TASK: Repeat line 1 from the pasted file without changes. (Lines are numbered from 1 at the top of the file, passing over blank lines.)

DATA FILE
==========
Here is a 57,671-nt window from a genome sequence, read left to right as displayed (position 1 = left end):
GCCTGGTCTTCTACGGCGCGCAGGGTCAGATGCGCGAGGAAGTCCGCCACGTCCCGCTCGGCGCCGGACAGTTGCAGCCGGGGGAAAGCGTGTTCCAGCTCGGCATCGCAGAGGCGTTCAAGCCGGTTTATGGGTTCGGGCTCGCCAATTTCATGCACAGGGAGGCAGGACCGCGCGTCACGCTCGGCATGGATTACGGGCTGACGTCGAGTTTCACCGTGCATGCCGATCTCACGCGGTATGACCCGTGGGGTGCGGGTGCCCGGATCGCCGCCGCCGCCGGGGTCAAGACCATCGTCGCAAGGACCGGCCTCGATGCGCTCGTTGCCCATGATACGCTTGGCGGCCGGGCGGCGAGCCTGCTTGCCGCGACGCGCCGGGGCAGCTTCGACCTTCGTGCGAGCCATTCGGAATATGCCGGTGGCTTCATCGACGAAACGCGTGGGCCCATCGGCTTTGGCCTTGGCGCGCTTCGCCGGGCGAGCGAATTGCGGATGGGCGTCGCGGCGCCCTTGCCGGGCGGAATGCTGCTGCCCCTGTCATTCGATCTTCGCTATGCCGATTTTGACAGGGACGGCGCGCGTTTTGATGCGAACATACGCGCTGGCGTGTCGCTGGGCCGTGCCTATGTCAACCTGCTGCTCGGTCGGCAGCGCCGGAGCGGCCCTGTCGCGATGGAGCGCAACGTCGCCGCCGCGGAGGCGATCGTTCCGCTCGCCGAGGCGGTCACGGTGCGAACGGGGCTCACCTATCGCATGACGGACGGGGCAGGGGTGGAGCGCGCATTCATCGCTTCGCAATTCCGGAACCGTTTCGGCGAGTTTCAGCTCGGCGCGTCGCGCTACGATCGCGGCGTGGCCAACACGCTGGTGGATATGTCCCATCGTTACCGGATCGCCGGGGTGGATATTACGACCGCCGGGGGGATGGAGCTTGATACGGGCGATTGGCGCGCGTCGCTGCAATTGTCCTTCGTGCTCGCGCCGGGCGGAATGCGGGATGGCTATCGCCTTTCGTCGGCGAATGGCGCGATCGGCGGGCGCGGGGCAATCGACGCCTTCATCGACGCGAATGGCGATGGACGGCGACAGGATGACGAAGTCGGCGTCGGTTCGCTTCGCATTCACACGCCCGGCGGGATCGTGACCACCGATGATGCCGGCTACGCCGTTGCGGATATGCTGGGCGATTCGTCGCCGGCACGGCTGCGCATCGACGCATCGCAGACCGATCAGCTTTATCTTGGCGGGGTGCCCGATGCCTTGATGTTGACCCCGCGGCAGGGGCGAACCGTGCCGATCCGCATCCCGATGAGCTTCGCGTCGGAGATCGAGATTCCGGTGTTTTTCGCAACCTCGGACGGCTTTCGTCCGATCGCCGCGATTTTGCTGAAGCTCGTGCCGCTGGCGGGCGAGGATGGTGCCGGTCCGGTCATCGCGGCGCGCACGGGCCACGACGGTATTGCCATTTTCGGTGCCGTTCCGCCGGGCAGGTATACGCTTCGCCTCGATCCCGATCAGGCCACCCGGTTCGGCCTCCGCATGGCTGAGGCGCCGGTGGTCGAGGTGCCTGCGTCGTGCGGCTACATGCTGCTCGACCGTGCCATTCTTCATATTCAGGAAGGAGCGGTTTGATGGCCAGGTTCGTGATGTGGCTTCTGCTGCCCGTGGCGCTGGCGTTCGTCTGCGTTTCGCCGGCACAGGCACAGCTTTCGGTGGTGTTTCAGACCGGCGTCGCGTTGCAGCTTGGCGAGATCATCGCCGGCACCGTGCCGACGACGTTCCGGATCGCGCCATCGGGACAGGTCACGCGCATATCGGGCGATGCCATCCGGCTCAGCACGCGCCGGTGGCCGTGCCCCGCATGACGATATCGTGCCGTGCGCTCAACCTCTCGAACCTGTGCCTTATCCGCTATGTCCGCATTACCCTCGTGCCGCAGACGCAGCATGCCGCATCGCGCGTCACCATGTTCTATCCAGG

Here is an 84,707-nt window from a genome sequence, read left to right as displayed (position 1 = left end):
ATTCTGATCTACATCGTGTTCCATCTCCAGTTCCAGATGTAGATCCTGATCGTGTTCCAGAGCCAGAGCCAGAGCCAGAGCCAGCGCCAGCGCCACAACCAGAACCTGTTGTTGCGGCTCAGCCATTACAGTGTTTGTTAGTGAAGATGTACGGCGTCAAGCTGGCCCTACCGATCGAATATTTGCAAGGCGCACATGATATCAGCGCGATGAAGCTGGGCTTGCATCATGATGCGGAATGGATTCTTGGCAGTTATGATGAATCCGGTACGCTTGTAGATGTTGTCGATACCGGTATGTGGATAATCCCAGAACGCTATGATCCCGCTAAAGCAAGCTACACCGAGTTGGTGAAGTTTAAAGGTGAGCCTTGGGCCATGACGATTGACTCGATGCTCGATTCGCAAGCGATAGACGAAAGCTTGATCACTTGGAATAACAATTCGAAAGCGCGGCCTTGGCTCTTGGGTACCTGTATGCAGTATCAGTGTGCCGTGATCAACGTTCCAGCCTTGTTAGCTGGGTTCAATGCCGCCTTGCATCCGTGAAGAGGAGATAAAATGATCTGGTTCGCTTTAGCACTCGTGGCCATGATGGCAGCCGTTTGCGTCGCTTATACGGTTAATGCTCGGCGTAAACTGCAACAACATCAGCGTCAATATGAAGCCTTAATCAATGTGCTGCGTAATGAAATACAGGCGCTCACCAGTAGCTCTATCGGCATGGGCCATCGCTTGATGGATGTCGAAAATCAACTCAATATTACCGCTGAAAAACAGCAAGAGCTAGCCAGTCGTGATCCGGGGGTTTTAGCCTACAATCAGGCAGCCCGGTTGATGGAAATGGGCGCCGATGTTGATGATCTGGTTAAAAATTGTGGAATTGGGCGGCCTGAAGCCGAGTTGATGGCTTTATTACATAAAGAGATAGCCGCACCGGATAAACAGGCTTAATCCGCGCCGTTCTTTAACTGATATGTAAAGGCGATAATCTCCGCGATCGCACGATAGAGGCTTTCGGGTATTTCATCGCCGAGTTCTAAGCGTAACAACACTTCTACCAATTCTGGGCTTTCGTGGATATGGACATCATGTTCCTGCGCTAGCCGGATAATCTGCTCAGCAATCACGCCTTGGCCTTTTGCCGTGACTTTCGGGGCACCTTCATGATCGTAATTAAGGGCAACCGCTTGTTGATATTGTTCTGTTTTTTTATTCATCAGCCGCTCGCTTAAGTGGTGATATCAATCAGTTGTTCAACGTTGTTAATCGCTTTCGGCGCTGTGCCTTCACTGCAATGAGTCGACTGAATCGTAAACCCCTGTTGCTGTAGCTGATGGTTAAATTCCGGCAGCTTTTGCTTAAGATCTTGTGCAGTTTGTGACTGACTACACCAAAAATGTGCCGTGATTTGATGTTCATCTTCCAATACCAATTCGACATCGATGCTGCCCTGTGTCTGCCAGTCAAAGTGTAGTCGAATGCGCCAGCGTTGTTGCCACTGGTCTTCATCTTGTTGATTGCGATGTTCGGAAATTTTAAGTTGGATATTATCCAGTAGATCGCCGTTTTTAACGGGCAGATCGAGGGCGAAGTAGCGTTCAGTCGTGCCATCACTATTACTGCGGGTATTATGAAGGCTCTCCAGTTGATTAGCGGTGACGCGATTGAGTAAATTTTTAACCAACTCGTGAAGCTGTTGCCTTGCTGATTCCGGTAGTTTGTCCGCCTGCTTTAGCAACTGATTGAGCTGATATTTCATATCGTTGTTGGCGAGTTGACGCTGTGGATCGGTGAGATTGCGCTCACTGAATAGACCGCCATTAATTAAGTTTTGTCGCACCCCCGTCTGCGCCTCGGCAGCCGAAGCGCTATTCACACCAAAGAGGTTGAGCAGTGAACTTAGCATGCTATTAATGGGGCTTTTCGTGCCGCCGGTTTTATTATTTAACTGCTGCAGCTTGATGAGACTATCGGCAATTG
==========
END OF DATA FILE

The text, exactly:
Here is a 57,671-nt window from a genome sequence, read left to right as displayed (position 1 = left end):